For the past few years, residents of North Carolina have been paying higher power rates. Some however are looking to offset that expense by a different means of energy production: Solar panels. Utilizing what is arguably the best source of energy possible, these people have begun to use the sun for clean, perpetual energy.
When light from the sun hits a surface, it gives off heat, but with the use of the right technology, the heat can be turned into electricity. Taking steps toward achieving this type of efficiency by harnessing solar energy can lead to a variety of payoffs for the consumer. A state tax credit as well as a federal tax credit is available for the purchase of eligible solar technologies like solar water heaters, solar pool heating, active solar space heating, passive solar space heating, solar thermal process heat, and solar thermal electric.
North Carolina offers a tax credit of 35 percent of the cost of renewable energy property constructed, purchased or leased by a taxpayer and placed into service in the state during any taxable year through 2015 according to N.C. State University's Solar Center.
The federal government offers a 30 percent tax credit for the purchase and installation of photovoltaic (PV) systems and solar water heating property for residential use. For systems that were installed before Jan. 1, 2009, the tax credit is capped at $2,000, but there is no cap for those installed after. To be eligible for the credit, equipment must be placed in service before Jan. 1, 2017.
North Carolinians who use PVs may also participate in Duke Energy's Sun- Sense® Solar PV program. PV is a method of generating electrical power by converting solar radiation into direct current electricity using semiconductors. This method employs the type of solar panels that can often be seen throughout the state. The panels are composed of solar cells that contain the photovoltaic material—moncrystalline silicon, polycrystalline silicone, amorphous silicon, cadmium telluride, and copper indium gallium selenide/ sulfide.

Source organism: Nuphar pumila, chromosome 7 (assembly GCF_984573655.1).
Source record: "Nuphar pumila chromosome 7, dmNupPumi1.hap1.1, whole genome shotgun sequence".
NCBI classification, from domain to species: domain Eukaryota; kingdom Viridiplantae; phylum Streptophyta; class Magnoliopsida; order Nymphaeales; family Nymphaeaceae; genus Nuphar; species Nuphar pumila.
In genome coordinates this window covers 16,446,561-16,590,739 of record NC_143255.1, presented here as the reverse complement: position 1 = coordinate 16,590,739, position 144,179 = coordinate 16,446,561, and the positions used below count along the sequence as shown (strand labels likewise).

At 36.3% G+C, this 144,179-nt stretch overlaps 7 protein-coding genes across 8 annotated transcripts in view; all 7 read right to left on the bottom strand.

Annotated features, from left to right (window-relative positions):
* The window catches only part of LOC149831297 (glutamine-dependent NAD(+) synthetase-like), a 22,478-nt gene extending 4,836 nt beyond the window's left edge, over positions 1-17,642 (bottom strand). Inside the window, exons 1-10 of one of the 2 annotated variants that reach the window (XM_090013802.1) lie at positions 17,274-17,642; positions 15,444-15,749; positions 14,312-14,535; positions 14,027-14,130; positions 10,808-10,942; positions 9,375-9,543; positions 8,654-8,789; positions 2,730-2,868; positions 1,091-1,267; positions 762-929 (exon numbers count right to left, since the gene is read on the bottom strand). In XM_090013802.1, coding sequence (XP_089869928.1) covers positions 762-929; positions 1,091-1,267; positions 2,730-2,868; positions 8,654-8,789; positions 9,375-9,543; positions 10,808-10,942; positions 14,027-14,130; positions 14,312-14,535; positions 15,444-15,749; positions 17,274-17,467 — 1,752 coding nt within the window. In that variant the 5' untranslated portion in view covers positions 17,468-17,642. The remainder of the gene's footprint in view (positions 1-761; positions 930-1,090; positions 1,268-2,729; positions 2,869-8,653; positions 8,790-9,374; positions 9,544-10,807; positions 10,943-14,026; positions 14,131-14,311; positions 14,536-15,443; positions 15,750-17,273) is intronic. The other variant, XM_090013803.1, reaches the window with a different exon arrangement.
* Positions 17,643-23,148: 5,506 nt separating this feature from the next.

As of 2012, more than 150 N.C. residential customers produced power from rooftop solar PV panels and were enrolled in Duke Progress' SunSense program. Participants receive an upfront payment of $1,000 per kilowatt (kW), and monthly bill credits of $4.50 per kW for the first five years.
“We’re committed to offering our customers programs that help reduce their personal environmental impact and advance the development and deployment of renewable energy technology,” said Lloyd Yates, president and CEO of Progress Energy Carolinas. “We’re pleased to have reached this milestone and encouraged by the continued customer interest in our energy- efficiency and alternative-energy programs.”
The month of June was proclaimed to be Solar Energy Month in N.C. by Gov. Pat McCrory, based on the significant solar energy potential. In fact, according to the Solar Energy Industries Association, N.C. ranked fifth in the nation for installed solar energy projects, and is on pace to be ranked fourth in 2013.
“North Carolina is home to one of the fastest growing solar industries in our nation,” said McCrory. “It is important that we recognize the impact the solar industry is making in our state, not only in terms of being another valuable piece to an ‘all-ofthe- above’ energy plan, but also the highquality jobs the industry creates for hardworking North Carolinians.”